Myanmar’s public health system is now facing a triple crisis: the COVID-19 pandemic; the military coup itself; and the ruthless crackdown on health workers by the military. The second wave of the pandemic has already had devastating consequences for Myanmar’s fragile health system, where health spending is among the lowest in the world. Despite the odds and meager resources, Myanmar doctors have valiantly tried to tackle the COVID-19 outbreak and the country has managed to control the pandemic relatively well. In the ASEAN region, Myanmar is the third country to launch a national immunization program (after Singapore and Indonesia). But all of the hard-earned success was destroyed immediately after the coup and now healthcare workers are in hiding for their safety.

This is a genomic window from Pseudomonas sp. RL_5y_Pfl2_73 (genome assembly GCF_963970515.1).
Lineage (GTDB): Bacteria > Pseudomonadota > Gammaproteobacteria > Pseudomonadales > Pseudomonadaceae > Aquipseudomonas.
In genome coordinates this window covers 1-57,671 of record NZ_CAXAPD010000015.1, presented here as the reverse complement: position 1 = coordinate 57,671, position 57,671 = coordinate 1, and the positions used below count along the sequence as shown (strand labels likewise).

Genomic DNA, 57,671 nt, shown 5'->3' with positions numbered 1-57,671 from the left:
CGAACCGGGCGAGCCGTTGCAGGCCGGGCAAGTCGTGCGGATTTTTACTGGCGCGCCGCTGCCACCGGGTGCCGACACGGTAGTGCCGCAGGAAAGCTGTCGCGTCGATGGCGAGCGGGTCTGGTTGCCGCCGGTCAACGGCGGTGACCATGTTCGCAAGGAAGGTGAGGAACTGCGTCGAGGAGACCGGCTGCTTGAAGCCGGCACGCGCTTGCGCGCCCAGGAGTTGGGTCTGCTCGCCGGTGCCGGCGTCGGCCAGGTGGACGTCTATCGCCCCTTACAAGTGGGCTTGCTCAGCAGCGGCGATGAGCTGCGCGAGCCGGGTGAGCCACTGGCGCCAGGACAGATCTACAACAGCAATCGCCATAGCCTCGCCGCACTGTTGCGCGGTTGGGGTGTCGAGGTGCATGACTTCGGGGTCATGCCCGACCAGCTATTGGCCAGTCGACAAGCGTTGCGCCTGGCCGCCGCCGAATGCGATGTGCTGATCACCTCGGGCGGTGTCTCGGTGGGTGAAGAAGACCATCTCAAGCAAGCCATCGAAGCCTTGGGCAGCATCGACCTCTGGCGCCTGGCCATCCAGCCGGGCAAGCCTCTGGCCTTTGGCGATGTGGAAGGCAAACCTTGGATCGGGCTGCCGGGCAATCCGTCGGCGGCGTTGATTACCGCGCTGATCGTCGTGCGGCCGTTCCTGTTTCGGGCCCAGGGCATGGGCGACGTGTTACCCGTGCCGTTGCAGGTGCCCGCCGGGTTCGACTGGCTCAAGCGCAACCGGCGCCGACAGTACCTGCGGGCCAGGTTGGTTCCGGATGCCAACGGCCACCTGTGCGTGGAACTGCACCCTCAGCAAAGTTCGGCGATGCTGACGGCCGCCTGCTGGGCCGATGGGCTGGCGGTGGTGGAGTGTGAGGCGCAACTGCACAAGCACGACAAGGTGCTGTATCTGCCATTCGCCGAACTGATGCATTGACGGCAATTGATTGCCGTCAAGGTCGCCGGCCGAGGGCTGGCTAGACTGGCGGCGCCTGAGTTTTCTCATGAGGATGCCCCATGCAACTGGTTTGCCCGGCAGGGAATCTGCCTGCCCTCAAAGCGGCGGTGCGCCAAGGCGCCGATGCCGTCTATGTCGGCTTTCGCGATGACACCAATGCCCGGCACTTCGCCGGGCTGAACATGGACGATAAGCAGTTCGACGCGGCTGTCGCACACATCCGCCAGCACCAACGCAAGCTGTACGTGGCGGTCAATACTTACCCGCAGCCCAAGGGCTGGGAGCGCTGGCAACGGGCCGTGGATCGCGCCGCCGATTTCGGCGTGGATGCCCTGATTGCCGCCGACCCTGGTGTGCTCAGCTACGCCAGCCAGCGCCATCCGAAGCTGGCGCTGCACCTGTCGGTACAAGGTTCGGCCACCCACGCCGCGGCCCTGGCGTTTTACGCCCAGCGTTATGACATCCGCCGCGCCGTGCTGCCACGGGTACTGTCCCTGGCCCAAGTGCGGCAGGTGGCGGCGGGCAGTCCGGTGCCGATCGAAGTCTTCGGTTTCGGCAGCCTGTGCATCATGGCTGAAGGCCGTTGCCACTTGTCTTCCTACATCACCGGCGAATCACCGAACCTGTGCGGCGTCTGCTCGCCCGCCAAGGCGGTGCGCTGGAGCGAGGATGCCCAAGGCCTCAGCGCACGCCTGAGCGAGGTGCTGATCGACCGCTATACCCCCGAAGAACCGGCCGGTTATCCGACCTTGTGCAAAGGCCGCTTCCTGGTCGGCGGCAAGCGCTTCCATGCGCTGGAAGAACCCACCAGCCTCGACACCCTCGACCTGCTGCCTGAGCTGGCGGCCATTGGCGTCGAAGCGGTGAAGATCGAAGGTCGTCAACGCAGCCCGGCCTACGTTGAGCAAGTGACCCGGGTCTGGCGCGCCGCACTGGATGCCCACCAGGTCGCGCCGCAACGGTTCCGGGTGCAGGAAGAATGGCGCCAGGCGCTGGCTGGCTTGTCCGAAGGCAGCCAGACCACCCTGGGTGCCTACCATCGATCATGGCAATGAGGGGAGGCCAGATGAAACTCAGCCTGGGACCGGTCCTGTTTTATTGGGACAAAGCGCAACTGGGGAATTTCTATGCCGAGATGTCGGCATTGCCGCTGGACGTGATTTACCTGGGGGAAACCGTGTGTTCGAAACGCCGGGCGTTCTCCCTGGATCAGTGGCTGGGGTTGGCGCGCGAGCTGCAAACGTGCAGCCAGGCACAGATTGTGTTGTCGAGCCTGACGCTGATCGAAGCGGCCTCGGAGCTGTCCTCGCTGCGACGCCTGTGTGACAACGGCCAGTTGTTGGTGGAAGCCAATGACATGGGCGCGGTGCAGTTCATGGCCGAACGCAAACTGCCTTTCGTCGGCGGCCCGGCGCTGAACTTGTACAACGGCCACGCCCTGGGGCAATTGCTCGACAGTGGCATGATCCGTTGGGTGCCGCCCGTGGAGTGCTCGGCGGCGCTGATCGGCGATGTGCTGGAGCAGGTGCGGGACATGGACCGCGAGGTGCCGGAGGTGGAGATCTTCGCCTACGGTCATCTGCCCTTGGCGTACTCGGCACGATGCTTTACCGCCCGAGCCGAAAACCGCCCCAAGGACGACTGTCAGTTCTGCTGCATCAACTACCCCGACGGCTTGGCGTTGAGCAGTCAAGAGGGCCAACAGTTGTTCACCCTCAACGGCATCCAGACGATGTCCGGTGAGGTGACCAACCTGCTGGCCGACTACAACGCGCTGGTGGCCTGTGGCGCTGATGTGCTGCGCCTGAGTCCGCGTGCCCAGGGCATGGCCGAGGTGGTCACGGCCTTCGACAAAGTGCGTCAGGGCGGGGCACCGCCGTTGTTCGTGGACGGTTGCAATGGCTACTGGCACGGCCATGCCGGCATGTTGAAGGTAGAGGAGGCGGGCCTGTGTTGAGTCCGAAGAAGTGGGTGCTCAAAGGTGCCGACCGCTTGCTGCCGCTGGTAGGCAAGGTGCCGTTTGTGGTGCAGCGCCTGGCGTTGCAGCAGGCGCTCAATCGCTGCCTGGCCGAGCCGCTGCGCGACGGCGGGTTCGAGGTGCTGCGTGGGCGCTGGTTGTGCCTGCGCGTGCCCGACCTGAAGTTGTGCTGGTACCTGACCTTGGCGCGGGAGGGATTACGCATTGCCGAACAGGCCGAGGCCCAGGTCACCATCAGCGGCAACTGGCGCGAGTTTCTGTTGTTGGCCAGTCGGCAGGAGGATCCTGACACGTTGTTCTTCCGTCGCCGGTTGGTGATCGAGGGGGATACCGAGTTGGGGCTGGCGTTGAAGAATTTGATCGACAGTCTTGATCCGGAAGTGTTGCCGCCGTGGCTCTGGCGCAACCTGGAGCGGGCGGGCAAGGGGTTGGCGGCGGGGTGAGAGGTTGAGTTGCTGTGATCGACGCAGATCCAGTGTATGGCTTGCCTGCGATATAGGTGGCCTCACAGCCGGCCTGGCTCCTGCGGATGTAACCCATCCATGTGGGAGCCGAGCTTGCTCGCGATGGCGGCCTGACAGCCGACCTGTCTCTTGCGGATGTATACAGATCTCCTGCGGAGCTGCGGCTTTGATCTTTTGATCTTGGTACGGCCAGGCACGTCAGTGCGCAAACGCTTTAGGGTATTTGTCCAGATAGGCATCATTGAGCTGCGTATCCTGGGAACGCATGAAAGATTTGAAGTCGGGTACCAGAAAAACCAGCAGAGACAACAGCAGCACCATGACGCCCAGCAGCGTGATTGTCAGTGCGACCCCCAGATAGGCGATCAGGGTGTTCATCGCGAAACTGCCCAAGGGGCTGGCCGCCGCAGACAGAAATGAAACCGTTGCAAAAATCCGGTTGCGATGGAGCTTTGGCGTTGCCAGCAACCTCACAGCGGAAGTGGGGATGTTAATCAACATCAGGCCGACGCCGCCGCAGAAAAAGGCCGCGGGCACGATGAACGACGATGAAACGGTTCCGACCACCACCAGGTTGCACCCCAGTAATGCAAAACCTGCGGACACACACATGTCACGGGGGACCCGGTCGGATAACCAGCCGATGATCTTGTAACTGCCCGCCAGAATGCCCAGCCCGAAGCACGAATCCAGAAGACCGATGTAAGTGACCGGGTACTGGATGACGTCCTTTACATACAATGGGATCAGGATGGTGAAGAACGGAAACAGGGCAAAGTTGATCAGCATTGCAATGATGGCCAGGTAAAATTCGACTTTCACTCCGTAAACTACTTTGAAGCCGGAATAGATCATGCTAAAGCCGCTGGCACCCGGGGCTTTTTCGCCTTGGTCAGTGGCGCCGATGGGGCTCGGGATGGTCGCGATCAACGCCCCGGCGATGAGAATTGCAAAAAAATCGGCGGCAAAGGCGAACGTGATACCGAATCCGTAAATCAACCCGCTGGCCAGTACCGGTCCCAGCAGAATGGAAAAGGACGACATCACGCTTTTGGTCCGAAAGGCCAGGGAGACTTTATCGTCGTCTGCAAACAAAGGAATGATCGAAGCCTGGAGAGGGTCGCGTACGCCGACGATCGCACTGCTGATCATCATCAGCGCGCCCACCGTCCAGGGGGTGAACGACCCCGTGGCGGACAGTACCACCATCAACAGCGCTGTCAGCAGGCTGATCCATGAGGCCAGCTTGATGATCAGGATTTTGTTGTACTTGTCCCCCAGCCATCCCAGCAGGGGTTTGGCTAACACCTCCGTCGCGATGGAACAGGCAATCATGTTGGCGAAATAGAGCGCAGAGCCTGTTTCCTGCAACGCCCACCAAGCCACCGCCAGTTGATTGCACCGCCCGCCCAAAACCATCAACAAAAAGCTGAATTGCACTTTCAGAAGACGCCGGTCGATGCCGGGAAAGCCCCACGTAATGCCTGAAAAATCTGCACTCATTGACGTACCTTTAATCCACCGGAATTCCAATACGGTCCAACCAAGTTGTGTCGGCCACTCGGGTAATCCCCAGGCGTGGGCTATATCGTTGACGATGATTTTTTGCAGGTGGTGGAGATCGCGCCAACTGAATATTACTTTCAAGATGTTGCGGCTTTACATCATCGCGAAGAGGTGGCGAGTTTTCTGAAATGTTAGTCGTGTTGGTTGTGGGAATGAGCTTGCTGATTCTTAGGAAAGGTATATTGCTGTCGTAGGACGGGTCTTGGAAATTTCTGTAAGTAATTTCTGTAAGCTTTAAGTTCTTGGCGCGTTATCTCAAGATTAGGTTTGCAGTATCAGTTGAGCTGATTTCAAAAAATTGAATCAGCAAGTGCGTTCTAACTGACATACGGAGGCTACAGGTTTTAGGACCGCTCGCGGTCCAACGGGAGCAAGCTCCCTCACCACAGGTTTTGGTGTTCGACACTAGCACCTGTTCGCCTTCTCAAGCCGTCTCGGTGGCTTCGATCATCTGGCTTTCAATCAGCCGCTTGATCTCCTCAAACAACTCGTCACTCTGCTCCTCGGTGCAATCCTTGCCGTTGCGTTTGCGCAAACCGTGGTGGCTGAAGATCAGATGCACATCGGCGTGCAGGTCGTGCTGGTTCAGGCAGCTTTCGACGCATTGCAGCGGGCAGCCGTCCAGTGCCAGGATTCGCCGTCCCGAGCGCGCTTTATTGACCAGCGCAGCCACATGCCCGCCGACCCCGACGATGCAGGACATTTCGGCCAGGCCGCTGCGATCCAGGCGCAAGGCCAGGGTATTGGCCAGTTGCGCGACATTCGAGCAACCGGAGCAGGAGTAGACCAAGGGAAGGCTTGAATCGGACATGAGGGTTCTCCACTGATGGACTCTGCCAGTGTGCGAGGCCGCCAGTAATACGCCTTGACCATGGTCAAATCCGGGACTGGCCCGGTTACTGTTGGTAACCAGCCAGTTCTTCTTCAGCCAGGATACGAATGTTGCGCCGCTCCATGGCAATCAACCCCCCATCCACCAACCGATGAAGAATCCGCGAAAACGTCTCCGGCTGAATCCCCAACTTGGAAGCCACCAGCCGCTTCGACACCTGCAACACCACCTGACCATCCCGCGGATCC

So what should we think of the role that health workers play in the civil disobedience movement? All over the world, strikes by doctors are not uncommon. In Nigeria, for example, doctors are currently on strike to protest against poor working conditions and pay. Earlier this year, public health specialists in Ireland planned to strike against their lower pay scale than hospital consultants. In August last year, South Korean medical students went on strike over controversial national health policy reforms. A month before that, doctors in Sierra Leone had decided to leave their workplaces due to the government’s non-payment of allowances and necessary protection in COVID-19 treatment centers.